Luther Heggs aspires to being a reporter for his small town newspaper, the Rachel Courier Express. He gets his big break when the editor asks him to spend the night at the Simmons mansion ... See full summary »
Two would-be safe-crackers 'sort of' kidnap the two grandchildren of millionaire J. W. Osborne. In a story somewhat reminiscent of O. Henry's The Ransom of Red Chief, the ransom amount ... See full summary »
This saga of the old west involves twin brothers who compete for possession of a rickety cow town founded by their father while a crooked mayor tries to put an end to the competitors so he can inherit the town himself.
The California Atoms are in last place with no hope of moving up. But by switching the mule from team mascot to team member, (He can kick 100 yard field goals!) they start winning, and move... See full summary »
Amos and Theodore the two bumbling outlaw wannabees from The Apple Dumpling Gang are back. They are trying to make it on their own. When they arrive at the town they are going to, all sorts... See full summary »
Drama critic Larry McKay, his wife Kay, and their four sons move from their crowded Manhattan apartment to an old house in the country. While housewife Kay settles into suburban life, Larry... See full summary »
Young English girl Nikky and her aunt arrive at the Moon-Spinners, a hotel on Crete, to a less than enthusiastic welcome. The coolness of the owner is only out-done by the surliness of her ... See full summary »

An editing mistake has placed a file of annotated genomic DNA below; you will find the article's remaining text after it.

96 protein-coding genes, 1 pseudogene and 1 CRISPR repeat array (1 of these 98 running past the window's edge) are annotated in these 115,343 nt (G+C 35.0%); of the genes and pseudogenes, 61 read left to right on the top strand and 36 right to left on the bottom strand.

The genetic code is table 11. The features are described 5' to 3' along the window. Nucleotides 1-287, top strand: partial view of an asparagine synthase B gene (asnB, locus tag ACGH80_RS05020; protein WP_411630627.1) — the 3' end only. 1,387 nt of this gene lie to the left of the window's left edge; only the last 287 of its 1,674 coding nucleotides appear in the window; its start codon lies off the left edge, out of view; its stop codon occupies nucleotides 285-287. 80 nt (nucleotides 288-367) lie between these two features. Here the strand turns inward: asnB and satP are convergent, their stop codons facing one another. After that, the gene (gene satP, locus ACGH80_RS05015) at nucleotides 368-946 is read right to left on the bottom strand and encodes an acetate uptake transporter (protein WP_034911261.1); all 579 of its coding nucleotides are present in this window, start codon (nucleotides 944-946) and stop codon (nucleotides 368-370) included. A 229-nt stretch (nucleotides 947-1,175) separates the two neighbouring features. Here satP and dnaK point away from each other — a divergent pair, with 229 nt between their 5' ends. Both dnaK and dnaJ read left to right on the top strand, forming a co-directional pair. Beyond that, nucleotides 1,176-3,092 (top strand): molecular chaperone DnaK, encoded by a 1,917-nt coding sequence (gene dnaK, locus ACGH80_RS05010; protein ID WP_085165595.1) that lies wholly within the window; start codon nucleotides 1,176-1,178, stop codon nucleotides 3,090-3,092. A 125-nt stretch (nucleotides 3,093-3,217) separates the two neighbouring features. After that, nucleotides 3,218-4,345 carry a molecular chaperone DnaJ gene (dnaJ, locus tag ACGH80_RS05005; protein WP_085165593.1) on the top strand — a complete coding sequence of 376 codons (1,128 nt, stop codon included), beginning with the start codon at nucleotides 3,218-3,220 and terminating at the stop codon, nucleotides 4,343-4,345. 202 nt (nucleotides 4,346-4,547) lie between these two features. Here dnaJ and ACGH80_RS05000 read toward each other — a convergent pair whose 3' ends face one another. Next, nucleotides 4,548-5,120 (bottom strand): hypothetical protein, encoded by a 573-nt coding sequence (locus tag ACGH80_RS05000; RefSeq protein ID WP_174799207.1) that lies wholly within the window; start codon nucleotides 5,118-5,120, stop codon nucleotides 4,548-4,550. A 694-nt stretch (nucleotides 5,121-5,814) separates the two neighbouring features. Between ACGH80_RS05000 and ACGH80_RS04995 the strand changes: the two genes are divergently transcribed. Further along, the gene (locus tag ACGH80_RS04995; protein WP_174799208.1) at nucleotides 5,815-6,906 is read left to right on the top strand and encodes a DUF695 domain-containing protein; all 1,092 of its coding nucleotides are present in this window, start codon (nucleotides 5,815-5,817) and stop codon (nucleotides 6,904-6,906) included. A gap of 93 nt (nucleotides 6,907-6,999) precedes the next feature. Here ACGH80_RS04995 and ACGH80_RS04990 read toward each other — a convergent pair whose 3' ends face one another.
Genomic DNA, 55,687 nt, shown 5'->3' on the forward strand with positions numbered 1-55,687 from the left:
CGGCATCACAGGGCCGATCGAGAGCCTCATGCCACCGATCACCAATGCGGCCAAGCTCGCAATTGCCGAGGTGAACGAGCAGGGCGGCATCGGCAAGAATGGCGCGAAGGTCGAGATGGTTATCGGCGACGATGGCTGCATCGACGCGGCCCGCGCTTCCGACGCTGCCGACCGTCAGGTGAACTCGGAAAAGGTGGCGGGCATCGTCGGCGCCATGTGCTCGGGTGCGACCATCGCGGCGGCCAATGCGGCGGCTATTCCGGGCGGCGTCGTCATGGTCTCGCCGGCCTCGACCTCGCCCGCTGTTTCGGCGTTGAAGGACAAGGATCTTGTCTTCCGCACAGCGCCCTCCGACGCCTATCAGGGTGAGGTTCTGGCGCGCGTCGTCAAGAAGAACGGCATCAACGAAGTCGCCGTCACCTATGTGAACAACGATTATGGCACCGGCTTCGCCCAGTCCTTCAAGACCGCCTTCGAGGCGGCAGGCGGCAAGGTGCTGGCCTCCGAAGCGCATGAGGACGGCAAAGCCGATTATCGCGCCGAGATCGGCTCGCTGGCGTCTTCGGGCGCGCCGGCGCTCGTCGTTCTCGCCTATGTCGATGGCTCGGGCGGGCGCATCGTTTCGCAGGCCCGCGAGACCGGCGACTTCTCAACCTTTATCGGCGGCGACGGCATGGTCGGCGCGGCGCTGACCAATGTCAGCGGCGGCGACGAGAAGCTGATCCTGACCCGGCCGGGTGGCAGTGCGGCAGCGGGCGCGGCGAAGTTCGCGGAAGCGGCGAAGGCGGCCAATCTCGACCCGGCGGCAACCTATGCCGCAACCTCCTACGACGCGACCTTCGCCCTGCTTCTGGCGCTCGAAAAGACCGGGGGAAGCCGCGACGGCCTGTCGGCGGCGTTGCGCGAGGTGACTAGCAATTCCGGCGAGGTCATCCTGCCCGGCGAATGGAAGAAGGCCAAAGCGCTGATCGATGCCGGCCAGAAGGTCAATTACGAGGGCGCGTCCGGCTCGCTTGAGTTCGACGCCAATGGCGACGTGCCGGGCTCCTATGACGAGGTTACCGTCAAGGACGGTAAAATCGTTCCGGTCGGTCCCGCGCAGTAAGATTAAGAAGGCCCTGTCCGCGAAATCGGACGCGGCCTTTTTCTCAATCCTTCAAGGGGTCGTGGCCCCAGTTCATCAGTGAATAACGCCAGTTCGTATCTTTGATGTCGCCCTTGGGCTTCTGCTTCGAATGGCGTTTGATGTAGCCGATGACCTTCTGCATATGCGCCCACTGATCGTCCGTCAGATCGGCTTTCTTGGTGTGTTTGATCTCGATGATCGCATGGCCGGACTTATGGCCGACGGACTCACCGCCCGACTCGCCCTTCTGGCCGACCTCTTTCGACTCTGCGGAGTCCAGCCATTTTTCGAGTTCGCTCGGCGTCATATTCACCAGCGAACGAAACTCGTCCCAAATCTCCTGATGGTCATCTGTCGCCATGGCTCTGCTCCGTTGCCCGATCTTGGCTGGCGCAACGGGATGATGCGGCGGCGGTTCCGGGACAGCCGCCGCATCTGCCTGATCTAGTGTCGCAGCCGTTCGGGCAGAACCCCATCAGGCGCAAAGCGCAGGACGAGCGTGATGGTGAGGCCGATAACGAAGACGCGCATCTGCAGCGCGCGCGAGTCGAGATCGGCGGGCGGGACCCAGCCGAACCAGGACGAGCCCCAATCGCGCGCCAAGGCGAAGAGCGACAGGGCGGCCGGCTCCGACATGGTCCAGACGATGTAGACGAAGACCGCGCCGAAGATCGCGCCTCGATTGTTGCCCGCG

Luther Heggs aspires to being a reporter for his small town newspaper, the Rachel Courier Express. He gets his big break when the editor asks him to spend the night at the Simmons mansion that, 20 years before, was the site of a now famous murder-suicide. The case has aroused local interest not only because of the anniversary but due to the fact that the family heir, Nick Simmons, has returned to Rachel aiming to tear the mansion down. Luther's account of his wild, ghost-ridden night in the house leads Simmons to sue for libel, but with the aid of his friend Kelsey they determine what exactly happened that night long ago and the identity of the real killer. Written by
Don Knotts became a household name and Academy Award Winner for his creation of the blustery, cocky and nervous Deputy Sheriff Bernard P. Fife. In one episode in particular of The Andy Griffith Show, Knotts was in top form as Fife went into a haunted house. His nervous shaking and twitching in that episode almost surely led to this movie being made. Playing a type-setter at a local newspaper, he gets his chance to be a reporter when his editor elects him to spend a night in the local reputedly haunted murder house. Scared silly by what he sees there, he writes his article and becomes the local celebrity and a hero to the local ladies paranormal society in one of the movie's funniest running gags. The article, however, gets him into trouble as the house's owner sues for fraud and libel. The house, though, looks like every stereotype of what a haunted house is supposed to look like as it sticks out like a sore thumb in the otherwise prim and proper neighborhood. The back story of the murders is a bit contrived, as is it's "solution." The "hauntings" aren't very scary, but then this was meant to be a family picture. Killing the ghost story almost completely leaves me to suspect that the creators don't believe in ghosts, or didn't want to go out on a branch to suggest they do. Otherwise, this is a very good and enjoyable family picture and among one of my favorites.
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